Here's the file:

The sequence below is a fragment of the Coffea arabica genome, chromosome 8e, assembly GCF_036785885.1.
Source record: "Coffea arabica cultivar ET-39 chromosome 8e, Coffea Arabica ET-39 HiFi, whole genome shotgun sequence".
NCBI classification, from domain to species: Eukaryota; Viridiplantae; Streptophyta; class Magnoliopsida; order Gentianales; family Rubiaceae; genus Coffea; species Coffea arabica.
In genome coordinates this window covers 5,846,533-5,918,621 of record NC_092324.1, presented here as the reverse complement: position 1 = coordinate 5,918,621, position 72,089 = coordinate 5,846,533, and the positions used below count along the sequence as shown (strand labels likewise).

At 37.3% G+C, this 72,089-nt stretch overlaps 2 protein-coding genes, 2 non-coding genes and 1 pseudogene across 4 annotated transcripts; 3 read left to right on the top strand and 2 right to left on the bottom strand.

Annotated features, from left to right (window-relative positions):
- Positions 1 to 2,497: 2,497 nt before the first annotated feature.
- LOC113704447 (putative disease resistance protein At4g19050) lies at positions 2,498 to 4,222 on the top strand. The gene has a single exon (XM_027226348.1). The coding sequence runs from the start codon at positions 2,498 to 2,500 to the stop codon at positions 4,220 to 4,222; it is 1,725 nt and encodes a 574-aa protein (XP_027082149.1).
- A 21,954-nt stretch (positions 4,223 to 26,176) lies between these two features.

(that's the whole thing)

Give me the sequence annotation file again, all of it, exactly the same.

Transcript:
The sequence below is a fragment of the Coffea arabica genome, chromosome 8e, assembly GCF_036785885.1.
Source record: "Coffea arabica cultivar ET-39 chromosome 8e, Coffea Arabica ET-39 HiFi, whole genome shotgun sequence".
NCBI classification, from domain to species: Eukaryota; Viridiplantae; Streptophyta; class Magnoliopsida; order Gentianales; family Rubiaceae; genus Coffea; species Coffea arabica.
In genome coordinates this window covers 5,846,533-5,918,621 of record NC_092324.1, presented here as the reverse complement: position 1 = coordinate 5,918,621, position 72,089 = coordinate 5,846,533, and the positions used below count along the sequence as shown (strand labels likewise).

At 37.3% G+C, this 72,089-nt stretch overlaps 2 protein-coding genes, 2 non-coding genes and 1 pseudogene across 4 annotated transcripts; 3 read left to right on the top strand and 2 right to left on the bottom strand.

Annotated features, from left to right (window-relative positions):
- Positions 1 to 2,497: 2,497 nt before the first annotated feature.
- LOC113704447 (putative disease resistance protein At4g19050) lies at positions 2,498 to 4,222 on the top strand. The gene has a single exon (XM_027226348.1). The coding sequence runs from the start codon at positions 2,498 to 2,500 to the stop codon at positions 4,220 to 4,222; it is 1,725 nt and encodes a 574-aa protein (XP_027082149.1).
- A 21,954-nt stretch (positions 4,223 to 26,176) lies between these two features.